Monday, July 04, 2016


I will espouse you to me forever: I will espouse you in right and in justice, in love and in mercy; I will espouse you in fidelity, and you shall know the LORD.  Hosea 10:21-22

When Jesus arrived at the official’s house and saw the flute players and the crowd who were making a commotion, he said, “Go away! The girl is not dead but sleeping.” And they ridiculed him. When the crowd was put out, he came and took her by the hand, and the little girl arose. Matthew 9:23-25

We lift up our hearts, O God, on this day of celebration in gratitude for the gift of being Americans.
We rejoice with all those who share in the great dream of freedom and dignity for all.
With flags and feasting, with family and friends, we salute those who have sacrificed that we might have the opportunity to bring to fulfillment our many God-given gifts.
As we deny all prejudice a place in our hearts, may we also clearly declare our intention to work for the time when all people…will be granted equal dignity and worth.
Come, O gracious God, who led your children Israel from slavery, keep us free from all that might hold us in bondage.
Blass our country and join our simple celebration that we may praise you, our Source of freedom, the one in whom we place our trust. (Edward Hays, A Pilgrim’s Almanac, July 4)

In Paul’s letter to the Colossians, we read the line about Jesus: “He is the beginning, the firstborn from the dead, that in all things he himself might be preeminent.”  However, is Jesus really the “first born from the dead?”  Not exactly.

Not including several cases detailed in the Hebrew Bible, Jesus was not the first to be brought back from the dead.  We know that Lazarus was raised from the dead before Jesus entered Jerusalem.  We hear today’s story about the official’s daughter.  In addition, in Luke, we encounter the widow of Nain’s son (Luke 7:11-17) and Jairus’ only daughter (Luke 8:52-56).  

The widow of Nain’s only son is the first of the three resurrections that Jesus performed.  Just as he celebrated Eucharistic-type feasts feeding the multitudes, he also foreshadowed his own resurrection.  Perhaps these three miracles were all part of the way Jesus prepared his followers for the Easter miracle.  Jesus also showed His power over death by raising the young daughter of Jairus, a synagogue leader (the same story recounted here in Matthew’s Gospel as well as in Mark 5:21 and following).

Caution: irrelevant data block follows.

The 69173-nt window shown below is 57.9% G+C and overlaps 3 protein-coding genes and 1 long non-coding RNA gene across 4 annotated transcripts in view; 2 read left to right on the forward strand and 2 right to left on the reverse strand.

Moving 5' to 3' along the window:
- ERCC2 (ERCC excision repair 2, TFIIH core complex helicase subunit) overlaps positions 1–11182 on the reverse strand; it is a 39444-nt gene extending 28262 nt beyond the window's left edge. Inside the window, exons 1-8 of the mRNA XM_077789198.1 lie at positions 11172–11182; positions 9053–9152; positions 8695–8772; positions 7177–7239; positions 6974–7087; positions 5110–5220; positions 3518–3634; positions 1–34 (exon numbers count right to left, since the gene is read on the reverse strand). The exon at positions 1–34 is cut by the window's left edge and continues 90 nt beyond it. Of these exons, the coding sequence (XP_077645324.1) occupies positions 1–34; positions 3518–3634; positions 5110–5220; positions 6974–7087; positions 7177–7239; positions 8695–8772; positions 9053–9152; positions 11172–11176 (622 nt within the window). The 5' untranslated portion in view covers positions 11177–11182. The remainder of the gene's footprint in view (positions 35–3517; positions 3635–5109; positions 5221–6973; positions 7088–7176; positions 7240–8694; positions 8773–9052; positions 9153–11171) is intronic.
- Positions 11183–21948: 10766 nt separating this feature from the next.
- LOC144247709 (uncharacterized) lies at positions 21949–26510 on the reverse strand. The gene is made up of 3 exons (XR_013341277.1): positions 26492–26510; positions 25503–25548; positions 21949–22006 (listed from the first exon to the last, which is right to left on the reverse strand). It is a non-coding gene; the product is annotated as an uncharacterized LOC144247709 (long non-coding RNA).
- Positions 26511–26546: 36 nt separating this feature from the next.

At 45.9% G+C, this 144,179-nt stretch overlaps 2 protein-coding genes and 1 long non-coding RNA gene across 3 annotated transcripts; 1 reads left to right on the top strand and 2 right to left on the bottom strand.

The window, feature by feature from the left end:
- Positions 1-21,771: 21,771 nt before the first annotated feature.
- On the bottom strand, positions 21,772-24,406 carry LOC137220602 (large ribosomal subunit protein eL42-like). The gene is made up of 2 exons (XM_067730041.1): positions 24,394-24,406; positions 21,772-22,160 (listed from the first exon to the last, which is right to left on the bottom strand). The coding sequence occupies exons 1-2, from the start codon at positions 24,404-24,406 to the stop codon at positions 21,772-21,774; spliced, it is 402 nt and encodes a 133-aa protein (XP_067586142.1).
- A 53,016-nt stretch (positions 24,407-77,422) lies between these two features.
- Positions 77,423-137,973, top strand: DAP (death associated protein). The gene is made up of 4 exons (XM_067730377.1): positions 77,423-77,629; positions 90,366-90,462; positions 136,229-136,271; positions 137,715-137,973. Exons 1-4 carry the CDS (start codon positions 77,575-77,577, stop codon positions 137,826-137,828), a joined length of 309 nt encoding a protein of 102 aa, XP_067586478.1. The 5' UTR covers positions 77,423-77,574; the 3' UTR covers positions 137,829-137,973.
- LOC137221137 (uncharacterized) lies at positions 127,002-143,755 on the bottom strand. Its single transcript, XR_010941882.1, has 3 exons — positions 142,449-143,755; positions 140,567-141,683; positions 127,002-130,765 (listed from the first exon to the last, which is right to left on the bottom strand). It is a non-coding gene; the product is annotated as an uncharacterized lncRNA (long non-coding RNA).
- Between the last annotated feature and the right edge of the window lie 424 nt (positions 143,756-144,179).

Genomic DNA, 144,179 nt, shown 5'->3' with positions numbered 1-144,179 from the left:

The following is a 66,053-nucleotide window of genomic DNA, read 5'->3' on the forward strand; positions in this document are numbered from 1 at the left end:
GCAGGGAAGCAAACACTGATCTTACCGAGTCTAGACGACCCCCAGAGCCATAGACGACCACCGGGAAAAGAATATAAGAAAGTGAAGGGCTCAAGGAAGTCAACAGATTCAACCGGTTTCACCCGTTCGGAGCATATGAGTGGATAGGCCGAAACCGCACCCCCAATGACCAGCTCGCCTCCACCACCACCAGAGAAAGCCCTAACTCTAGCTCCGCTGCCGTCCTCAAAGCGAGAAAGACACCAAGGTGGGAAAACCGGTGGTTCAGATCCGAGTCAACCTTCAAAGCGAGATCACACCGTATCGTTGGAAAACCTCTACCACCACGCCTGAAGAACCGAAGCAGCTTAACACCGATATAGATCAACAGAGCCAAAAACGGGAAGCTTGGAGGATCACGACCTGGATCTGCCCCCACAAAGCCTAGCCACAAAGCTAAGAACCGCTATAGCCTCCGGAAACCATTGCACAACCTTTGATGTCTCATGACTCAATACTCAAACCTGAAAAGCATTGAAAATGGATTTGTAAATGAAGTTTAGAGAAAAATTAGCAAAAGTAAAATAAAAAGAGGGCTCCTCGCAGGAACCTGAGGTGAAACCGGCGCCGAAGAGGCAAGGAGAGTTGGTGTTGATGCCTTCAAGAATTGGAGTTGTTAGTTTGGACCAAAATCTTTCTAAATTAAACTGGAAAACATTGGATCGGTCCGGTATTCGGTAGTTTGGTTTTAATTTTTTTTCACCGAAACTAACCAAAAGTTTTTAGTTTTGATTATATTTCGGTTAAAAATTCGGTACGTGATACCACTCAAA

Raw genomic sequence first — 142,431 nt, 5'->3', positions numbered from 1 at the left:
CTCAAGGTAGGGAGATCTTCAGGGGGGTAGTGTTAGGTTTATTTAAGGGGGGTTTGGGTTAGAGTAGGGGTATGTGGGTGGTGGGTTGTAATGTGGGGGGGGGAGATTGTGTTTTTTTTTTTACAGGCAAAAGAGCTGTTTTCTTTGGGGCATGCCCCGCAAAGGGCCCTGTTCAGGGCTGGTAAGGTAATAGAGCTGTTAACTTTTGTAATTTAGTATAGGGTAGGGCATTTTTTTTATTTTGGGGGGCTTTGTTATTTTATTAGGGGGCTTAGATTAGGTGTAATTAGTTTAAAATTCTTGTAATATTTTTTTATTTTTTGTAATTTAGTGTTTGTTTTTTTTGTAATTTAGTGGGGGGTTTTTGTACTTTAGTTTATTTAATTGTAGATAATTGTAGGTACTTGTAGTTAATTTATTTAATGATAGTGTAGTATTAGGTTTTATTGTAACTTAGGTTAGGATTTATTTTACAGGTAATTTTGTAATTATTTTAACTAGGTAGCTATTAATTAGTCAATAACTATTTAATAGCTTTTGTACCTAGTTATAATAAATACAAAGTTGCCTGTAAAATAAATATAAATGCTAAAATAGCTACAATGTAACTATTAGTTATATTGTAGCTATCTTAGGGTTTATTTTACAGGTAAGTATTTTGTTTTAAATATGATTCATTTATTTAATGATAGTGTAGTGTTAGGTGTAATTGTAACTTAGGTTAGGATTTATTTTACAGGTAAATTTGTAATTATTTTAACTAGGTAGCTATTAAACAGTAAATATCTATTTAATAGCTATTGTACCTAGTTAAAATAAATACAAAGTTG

In Mark, the official report is that the daughter is at the point of death.  In Matthew’s account, she has already died.  In Luke’s story, she dies while Jesus is delayed healing the unclean woman.   

One of the main points to these stories – and as they are told in the context of the 12-year illness of the woman with the hemorrhages – is that "faith can exist in seemingly hopeless situations."  Not only did his daughter’s illness and death challenge the faith of Jairus, but the delay caused by Jesus taking the time to heal the woman was an additional test to see if Jairus would be constant. Jesus woke the girl up from the sleep of death, the Lord has conquered the night.

Awake from your slumber
arise from your sleep
a new day is dawning
for all those who weep.

Let’s arise from our sleep.  Maybe the fireworks of the holiday will wake us up to what is happening in our surroundings and the wider world.  While we are celebrating freedom today, many people around the world do not share in the same life, liberty and happiness which was won for us.

We are challenged to put our faith into action to help the world’s poorest create the kind of lasting change that was created when our forefather’s pledge their lives, their fortunes and their sacred honor for freedom, for history and ultimately, for our sake.

According to Catholic Relief Services (, the war in Syria has entered its sixth year.[i] In Turkey, Lebanon, Jordan and Egypt, more than 4 million Syrian refugees—mostly women and children—are struggling to survive daily life.  Host countries' economies, social services, and basic infrastructure are strained to the breaking point. In addition to providing basic services, CRS focuses on education, care, and trauma counseling for Syrian children, many of whom have been out of school for most of their childhoods.

CRS provides resources so that you can pray, learn and act in solidarity with the Syrian refugees.  

[i] By contrast, the American Revolutionary War lasted from 1775-1783 (eight years). 

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